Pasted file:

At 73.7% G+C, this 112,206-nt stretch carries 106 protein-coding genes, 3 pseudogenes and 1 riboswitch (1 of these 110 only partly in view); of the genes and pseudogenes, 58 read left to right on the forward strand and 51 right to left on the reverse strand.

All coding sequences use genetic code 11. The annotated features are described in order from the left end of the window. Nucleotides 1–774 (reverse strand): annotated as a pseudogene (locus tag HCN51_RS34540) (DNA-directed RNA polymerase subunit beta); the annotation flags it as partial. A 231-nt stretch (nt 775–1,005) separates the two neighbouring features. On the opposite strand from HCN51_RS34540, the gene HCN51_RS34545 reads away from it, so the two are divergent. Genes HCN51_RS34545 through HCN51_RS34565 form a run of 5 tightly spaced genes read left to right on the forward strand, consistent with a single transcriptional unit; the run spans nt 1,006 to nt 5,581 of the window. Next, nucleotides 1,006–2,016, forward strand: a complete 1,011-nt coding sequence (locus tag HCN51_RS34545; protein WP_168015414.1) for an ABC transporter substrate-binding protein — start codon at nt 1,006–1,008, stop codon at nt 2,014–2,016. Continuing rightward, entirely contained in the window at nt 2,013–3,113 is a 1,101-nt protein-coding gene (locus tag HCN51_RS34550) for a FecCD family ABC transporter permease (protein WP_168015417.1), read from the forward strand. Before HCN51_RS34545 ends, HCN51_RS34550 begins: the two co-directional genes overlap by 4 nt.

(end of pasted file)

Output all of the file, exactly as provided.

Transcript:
At 73.7% G+C, this 112,206-nt stretch carries 106 protein-coding genes, 3 pseudogenes and 1 riboswitch (1 of these 110 only partly in view); of the genes and pseudogenes, 58 read left to right on the forward strand and 51 right to left on the reverse strand.

All coding sequences use genetic code 11. The annotated features are described in order from the left end of the window. Nucleotides 1–774 (reverse strand): annotated as a pseudogene (locus tag HCN51_RS34540) (DNA-directed RNA polymerase subunit beta); the annotation flags it as partial. A 231-nt stretch (nt 775–1,005) separates the two neighbouring features. On the opposite strand from HCN51_RS34540, the gene HCN51_RS34545 reads away from it, so the two are divergent. Genes HCN51_RS34545 through HCN51_RS34565 form a run of 5 tightly spaced genes read left to right on the forward strand, consistent with a single transcriptional unit; the run spans nt 1,006 to nt 5,581 of the window. Next, nucleotides 1,006–2,016, forward strand: a complete 1,011-nt coding sequence (locus tag HCN51_RS34545; protein WP_168015414.1) for an ABC transporter substrate-binding protein — start codon at nt 1,006–1,008, stop codon at nt 2,014–2,016. Continuing rightward, entirely contained in the window at nt 2,013–3,113 is a 1,101-nt protein-coding gene (locus tag HCN51_RS34550) for a FecCD family ABC transporter permease (protein WP_168015417.1), read from the forward strand. Before HCN51_RS34545 ends, HCN51_RS34550 begins: the two co-directional genes overlap by 4 nt.